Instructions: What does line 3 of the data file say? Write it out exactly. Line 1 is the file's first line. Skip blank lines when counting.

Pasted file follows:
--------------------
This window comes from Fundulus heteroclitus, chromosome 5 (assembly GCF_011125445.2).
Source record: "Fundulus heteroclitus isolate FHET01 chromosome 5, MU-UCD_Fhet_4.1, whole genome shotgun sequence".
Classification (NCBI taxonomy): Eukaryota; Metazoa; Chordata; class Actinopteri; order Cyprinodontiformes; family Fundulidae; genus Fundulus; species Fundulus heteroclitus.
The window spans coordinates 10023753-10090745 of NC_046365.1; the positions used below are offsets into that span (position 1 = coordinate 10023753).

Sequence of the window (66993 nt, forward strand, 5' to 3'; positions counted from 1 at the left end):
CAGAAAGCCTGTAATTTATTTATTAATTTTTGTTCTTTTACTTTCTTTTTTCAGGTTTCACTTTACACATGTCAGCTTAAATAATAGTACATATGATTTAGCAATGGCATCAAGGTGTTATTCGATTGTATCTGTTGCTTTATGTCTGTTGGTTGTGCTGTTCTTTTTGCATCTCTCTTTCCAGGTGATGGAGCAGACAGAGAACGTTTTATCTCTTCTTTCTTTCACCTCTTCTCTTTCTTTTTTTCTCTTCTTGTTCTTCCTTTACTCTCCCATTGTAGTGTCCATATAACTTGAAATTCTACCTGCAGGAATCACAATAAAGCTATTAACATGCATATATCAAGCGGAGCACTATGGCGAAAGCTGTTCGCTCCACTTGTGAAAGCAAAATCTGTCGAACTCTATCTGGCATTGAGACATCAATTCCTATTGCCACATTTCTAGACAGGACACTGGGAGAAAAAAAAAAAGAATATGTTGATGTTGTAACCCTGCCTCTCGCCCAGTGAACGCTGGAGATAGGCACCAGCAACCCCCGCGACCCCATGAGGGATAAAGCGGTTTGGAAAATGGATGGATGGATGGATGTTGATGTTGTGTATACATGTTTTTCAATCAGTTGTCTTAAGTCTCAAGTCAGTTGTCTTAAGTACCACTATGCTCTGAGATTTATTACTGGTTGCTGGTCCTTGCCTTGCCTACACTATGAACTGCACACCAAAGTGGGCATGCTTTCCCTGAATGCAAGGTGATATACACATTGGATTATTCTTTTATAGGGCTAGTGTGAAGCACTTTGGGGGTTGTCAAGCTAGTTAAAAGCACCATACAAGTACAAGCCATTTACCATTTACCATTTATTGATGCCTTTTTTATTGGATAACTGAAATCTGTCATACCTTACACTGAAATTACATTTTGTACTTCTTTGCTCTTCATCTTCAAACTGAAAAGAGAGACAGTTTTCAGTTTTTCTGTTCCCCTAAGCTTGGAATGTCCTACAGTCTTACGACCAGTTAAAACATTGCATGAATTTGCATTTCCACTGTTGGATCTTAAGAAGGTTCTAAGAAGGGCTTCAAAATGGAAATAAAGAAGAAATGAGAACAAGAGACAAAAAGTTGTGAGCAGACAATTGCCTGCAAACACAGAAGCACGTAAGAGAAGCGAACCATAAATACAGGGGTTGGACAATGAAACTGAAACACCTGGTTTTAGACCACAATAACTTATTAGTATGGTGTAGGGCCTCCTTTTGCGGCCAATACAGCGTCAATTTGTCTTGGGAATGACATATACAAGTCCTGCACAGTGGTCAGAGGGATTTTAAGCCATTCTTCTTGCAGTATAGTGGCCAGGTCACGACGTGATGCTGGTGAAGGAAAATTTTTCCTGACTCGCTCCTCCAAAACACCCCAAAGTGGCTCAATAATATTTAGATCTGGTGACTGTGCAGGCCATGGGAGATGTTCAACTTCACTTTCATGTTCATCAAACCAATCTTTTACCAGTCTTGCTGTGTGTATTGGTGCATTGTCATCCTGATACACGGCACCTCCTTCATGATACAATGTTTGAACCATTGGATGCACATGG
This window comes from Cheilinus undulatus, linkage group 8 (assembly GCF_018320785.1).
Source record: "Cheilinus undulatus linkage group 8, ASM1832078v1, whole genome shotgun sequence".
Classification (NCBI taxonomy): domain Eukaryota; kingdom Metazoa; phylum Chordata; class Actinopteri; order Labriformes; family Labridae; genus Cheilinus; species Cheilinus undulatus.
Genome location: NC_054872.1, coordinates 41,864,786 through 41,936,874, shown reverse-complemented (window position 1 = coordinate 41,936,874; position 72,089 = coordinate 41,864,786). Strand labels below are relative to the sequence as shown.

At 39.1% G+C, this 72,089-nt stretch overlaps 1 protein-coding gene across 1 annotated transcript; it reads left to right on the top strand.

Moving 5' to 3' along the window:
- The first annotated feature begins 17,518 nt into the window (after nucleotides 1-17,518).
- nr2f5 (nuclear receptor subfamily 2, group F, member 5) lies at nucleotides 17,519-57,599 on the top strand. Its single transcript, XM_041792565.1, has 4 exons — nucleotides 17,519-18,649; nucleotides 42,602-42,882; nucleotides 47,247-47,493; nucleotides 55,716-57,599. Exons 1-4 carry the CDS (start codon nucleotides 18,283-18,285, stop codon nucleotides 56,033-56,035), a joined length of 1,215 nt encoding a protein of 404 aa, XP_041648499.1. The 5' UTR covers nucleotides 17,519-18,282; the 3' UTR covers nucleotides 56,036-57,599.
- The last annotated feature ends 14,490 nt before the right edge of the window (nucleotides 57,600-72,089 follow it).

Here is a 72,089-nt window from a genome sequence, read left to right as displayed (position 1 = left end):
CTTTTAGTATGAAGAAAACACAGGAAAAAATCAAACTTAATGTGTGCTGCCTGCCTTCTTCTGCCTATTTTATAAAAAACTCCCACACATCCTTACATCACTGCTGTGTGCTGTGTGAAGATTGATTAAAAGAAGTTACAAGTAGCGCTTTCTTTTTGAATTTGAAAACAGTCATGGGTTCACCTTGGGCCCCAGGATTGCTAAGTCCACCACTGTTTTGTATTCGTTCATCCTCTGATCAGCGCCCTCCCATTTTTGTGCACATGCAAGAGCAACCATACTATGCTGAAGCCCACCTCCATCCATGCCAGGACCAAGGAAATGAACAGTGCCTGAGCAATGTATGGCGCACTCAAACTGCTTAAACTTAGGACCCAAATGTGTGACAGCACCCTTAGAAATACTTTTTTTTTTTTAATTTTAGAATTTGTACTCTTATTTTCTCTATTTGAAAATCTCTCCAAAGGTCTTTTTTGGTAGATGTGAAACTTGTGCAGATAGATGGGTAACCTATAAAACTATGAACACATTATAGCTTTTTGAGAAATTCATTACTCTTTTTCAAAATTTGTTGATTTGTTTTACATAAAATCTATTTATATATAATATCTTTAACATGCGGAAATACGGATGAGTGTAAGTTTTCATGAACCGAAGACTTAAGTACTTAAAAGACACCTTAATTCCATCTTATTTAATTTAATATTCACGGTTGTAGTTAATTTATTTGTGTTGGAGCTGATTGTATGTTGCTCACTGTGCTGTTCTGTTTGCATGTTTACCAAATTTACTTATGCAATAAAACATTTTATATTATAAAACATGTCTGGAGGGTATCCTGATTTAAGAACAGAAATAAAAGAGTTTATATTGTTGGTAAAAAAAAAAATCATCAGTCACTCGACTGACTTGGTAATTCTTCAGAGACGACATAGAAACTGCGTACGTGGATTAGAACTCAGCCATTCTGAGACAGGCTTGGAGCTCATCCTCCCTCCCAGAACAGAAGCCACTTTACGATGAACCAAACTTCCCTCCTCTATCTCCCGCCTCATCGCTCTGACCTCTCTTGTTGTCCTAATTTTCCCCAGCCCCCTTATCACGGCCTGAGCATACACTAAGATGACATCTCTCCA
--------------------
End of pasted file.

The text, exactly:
Classification (NCBI taxonomy): Eukaryota; Metazoa; Chordata; class Actinopteri; order Cyprinodontiformes; family Fundulidae; genus Fundulus; species Fundulus heteroclitus.